• Section 99 provides that the Government must arrange for both Houses of Parliament to consider a ‘one-year status report’ if the act is still in force one year after royal assent. This takes the form of the sixth of the two-monthly reports provided for in section 97.

In line with section 99 of the act, the Government has scheduled debates in both the House of Lords and House of Commons on the one-year status report. Both debates are set to take place on 25 March 2021—the first anniversary of the Coronavirus Act 2020 receiving royal assent. Like in the House of Lords, the motion in the House of Commons is expected to be debated alongside others. These include motions relating to the six-monthly opportunity for that House to decline to renew the temporary provisions in the act and the extension of parliamentary proceedings during the pandemic.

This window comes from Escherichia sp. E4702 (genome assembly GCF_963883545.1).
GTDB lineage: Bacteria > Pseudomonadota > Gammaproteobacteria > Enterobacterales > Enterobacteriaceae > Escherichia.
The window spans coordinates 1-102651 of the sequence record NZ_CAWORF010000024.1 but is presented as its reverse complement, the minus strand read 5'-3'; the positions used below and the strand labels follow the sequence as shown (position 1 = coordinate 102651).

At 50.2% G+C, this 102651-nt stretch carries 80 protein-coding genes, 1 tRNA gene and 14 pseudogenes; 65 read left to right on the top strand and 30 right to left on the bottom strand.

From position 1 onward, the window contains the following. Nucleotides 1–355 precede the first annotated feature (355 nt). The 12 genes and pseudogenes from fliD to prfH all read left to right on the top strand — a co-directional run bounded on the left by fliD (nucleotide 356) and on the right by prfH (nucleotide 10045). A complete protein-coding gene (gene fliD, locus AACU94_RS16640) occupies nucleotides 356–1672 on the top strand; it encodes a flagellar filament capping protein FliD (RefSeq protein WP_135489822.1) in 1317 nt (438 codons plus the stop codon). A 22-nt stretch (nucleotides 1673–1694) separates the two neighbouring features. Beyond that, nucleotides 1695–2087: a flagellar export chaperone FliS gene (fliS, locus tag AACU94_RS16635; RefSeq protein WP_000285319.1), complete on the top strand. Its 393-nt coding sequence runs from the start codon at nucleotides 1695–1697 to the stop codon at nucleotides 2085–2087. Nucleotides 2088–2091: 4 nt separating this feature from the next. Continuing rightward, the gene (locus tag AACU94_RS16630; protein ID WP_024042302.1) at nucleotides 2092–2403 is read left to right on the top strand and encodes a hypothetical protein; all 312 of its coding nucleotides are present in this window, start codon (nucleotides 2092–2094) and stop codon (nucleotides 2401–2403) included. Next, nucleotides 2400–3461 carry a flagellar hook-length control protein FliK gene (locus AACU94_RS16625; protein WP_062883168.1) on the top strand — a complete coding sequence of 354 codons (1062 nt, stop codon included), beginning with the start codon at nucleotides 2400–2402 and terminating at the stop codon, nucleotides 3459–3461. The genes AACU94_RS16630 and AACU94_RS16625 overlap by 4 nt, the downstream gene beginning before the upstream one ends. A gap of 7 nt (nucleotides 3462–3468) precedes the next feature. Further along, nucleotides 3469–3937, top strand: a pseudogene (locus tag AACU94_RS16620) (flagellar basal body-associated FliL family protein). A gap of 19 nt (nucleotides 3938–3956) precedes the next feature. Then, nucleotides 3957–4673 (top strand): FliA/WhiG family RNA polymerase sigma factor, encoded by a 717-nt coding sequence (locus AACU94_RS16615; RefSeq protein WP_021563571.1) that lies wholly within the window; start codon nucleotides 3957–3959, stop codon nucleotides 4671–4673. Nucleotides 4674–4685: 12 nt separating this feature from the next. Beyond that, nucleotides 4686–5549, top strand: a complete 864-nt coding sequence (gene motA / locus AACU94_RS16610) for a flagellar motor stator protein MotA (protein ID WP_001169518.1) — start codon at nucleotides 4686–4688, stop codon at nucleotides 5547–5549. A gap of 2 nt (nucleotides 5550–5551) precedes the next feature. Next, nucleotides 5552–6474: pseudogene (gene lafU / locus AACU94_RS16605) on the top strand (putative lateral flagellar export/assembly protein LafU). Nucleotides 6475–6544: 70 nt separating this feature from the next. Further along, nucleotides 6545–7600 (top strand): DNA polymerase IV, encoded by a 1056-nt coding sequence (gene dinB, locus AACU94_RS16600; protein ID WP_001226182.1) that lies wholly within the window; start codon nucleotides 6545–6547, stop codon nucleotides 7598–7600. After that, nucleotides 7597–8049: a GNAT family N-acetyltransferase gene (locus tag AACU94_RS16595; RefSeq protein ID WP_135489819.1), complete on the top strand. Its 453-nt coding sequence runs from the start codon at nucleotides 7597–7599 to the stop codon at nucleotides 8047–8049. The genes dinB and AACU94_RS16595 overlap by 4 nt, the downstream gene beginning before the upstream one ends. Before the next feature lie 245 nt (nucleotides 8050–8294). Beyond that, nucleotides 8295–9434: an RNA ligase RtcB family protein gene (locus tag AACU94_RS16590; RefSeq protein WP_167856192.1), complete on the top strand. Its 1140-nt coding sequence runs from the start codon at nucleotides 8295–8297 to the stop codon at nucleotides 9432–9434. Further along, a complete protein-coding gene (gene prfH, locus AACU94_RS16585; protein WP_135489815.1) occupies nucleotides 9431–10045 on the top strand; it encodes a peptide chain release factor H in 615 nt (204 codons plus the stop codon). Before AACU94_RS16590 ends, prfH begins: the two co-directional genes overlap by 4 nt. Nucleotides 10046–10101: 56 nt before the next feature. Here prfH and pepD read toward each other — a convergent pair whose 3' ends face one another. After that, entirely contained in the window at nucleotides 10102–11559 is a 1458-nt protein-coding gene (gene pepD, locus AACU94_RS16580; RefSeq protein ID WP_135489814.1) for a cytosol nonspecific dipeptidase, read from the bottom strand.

One-year status report

The Department of Health and Social Care published its sixth two-monthly report/one-year status report on the Coronavirus Act 2020 on 22 March 2021. In this report, the Government said that it had decided to “expire a total of twelve sections [of the act] as they are no longer seen as necessary to respond to the pandemic”. These were listed as:

  • Sections 8 and 9 (apply to UK): Emergency volunteering leave and compensation for emergency volunteers.
  • Section 15 (applies to England and Wales): Local authority care and support.
  • Section 24 (applies to UK): Extension of time limits for retention of fingerprints and DNA profiles.
  • Sections 25–29 (applies to UK): Food supply provisions.
  • Section 71 (applies to UK): Signatures of Treasury Commissioners.
  • Section 79 (applies to England): Business Improvement Districts.